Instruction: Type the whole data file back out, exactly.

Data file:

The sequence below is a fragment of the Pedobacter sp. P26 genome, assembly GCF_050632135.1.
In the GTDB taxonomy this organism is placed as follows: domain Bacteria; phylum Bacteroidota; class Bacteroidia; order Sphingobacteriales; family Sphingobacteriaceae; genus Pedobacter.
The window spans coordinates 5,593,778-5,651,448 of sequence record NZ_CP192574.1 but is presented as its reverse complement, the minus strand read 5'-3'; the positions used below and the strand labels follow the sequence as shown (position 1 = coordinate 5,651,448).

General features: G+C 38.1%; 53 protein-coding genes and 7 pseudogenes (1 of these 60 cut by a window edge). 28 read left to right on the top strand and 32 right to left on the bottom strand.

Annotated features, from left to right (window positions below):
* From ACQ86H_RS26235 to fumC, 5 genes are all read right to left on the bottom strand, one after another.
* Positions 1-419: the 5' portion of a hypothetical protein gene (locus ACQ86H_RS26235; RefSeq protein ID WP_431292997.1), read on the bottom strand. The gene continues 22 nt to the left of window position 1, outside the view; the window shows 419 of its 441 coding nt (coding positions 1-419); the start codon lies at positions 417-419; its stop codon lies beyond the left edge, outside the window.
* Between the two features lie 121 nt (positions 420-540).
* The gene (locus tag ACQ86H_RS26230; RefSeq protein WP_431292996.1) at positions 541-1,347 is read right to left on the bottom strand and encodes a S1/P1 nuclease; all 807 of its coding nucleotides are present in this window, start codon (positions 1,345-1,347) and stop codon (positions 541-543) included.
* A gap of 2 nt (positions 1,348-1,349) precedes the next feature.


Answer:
The sequence below is a fragment of the Pedobacter sp. P26 genome, assembly GCF_050632135.1.
In the GTDB taxonomy this organism is placed as follows: domain Bacteria; phylum Bacteroidota; class Bacteroidia; order Sphingobacteriales; family Sphingobacteriaceae; genus Pedobacter.
The window spans coordinates 5,593,778-5,651,448 of sequence record NZ_CP192574.1 but is presented as its reverse complement, the minus strand read 5'-3'; the positions used below and the strand labels follow the sequence as shown (position 1 = coordinate 5,651,448).

General features: G+C 38.1%; 53 protein-coding genes and 7 pseudogenes (1 of these 60 cut by a window edge). 28 read left to right on the top strand and 32 right to left on the bottom strand.

Annotated features, from left to right (window positions below):
* From ACQ86H_RS26235 to fumC, 5 genes are all read right to left on the bottom strand, one after another.
* Positions 1-419: the 5' portion of a hypothetical protein gene (locus ACQ86H_RS26235; RefSeq protein ID WP_431292997.1), read on the bottom strand. The gene continues 22 nt to the left of window position 1, outside the view; the window shows 419 of its 441 coding nt (coding positions 1-419); the start codon lies at positions 417-419; its stop codon lies beyond the left edge, outside the window.
* Between the two features lie 121 nt (positions 420-540).
* The gene (locus tag ACQ86H_RS26230; RefSeq protein WP_431292996.1) at positions 541-1,347 is read right to left on the bottom strand and encodes a S1/P1 nuclease; all 807 of its coding nucleotides are present in this window, start codon (positions 1,345-1,347) and stop codon (positions 541-543) included.
* A gap of 2 nt (positions 1,348-1,349) precedes the next feature.